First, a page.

Communities across Georgia are subject to a number of potential disasters such as fires, flooding, severe storms, earthquakes, dam failures, tornadoes and hurricanes. We can often track weather patterns but do not know how the storm will specifically impact us until we are faced with it, much like the situation with Hurricane Irma.
While we all hope that such occurrences never happen, it has been shown time and again that being prepared for disasters is prudent. During and right after a disaster, emergency services and government agencies may not be able to respond immediately to our needs. Their own buildings, equipment, personnel, communications and mobility may be severely hampered by the event. They will be overwhelmed. Experts tell us to plan to be on our own for a minimum of three days.
Disasters make life very uncomfortable. Proper planning and preparation will help you and your household be more comfortable in the event that your home is damaged, or you can’t get back into it. Think of it as a “quality of life” issue.
The most important concept in developing a home emergency preparedness plan is communication. Everyone in your household needs to be involved so that when disaster strikes, everyone will know what to do. How well you manage the aftermath of disaster depends a great deal on your level of preparedness before it strikes.
It will involve proper planning on your family’s part to be prepared. Consider creating an emergency preparedness plan and have a kit available for your family to use. This kit should include these basic items: water, food, first aid, clothing, bedding, tools and emergency supplies. Consider the following as a guide when packing your families kit.
- Water: You should have one gallon of water per person per day with a minimum of a three-day supply. Take pets into consideration when planning. You may want to have at least a half-gallon per pet per day. Replace these items every six months.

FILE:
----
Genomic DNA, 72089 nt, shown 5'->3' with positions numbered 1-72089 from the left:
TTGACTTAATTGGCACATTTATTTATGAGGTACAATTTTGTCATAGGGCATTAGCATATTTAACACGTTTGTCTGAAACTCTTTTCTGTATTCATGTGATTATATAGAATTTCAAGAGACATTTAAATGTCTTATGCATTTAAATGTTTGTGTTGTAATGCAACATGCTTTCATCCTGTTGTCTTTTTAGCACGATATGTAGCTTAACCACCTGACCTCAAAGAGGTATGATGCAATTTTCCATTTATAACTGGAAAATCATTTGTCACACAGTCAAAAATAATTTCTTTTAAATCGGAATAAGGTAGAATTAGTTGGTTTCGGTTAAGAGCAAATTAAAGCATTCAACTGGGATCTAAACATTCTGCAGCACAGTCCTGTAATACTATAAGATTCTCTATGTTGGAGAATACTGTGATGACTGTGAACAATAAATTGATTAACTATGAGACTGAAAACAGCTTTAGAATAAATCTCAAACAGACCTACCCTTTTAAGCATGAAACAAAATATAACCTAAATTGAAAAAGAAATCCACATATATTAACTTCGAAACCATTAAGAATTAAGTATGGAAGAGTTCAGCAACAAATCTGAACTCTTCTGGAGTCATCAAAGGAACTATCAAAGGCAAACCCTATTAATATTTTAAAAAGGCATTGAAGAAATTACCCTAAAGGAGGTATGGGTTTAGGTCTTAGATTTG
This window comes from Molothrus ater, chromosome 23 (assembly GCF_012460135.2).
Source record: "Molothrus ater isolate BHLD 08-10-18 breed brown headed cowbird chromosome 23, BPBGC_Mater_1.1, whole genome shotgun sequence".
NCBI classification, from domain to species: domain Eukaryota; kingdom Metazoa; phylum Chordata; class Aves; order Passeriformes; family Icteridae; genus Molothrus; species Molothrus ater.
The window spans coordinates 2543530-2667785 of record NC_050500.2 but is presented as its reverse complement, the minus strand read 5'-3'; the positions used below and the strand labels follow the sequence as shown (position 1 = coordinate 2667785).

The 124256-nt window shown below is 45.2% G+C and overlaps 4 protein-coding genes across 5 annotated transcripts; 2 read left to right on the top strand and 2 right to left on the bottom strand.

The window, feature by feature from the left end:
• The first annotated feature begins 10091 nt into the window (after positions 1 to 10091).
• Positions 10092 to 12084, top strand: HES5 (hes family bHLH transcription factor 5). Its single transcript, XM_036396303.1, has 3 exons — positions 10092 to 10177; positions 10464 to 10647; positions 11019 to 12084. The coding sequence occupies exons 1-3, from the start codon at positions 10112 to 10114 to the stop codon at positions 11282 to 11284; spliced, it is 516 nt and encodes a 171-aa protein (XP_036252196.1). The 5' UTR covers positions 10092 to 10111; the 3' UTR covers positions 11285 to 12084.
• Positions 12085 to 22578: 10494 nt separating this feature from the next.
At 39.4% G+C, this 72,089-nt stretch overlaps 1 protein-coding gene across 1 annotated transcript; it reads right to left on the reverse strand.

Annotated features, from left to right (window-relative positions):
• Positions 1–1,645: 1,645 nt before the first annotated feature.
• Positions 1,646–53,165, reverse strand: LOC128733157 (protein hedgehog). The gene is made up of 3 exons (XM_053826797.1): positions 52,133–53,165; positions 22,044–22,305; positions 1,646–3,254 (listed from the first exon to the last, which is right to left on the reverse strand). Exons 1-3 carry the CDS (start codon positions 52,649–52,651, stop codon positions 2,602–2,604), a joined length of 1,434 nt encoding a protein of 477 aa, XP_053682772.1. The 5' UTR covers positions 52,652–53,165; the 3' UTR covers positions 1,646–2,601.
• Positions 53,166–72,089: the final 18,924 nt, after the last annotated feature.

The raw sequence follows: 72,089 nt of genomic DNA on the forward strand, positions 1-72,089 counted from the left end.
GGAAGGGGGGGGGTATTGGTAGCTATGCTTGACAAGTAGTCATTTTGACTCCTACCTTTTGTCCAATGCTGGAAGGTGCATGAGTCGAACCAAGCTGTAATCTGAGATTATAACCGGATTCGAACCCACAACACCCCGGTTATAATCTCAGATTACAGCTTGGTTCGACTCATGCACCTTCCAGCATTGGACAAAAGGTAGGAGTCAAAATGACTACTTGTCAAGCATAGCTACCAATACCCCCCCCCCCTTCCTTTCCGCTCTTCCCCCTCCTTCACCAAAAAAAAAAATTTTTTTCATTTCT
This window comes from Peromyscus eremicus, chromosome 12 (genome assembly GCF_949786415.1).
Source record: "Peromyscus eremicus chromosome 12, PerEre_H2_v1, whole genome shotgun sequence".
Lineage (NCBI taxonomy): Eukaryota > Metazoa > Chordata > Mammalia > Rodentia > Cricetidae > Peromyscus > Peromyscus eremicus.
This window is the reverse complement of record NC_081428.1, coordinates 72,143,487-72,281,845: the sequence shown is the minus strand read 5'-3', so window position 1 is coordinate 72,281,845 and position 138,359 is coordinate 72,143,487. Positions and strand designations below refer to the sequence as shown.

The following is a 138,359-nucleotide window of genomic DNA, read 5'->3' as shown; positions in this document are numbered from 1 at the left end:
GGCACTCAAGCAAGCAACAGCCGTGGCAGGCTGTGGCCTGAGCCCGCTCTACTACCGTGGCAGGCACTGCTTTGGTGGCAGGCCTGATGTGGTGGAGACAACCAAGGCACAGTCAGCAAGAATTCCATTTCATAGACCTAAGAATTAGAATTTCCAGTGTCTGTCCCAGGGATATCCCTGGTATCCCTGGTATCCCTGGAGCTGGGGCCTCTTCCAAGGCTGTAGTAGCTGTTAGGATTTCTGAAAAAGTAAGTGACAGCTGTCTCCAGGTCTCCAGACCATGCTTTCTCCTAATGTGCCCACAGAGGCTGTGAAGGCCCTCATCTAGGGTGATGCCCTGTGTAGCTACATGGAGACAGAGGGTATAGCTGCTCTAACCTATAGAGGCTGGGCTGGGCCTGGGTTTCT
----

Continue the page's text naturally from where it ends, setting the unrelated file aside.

- Food: Have at least a three-day supply of nonperishable food for each person. Select foods that require no refrigeration such as canned meats, fruits and vegetables, juices, peanut butter, trail mix or ready-to-eat energy bars.
- First aid: Consider storing two first aid kits — a large one for the house and a smaller version that can be kept in the trunk of your car. This kit should include items such as bandages, gauze, nonlatex gloves, soap, tweezers, scissors, a thermometer and antibacterial towelettes. A full list of a well-stocked kit is available on our website.
- Tools and supplies: Paper products and hygiene products are important to have on hand. A battery-operated weather radio with extra batteries is important, as well as a backup phone charger. Do not install batteries until needed. Also, consider having cash and change in your supply kit.
Having a home emergency preparedness plan can help you feel prepared at place your mind at ease knowing your family has a strategy in an emergency situation. For more information, visit our website, extension.uga.edu.
Sources: Home Emergency Preparedness Shopping List, a publication of the University of Georgia Cooperative Extension.
Carin Booth is the family and consumer sciences agent at the University of Georgia Cooperative Extension Office in Hall County. She can be reached at 770-535-8293 or email@example.com.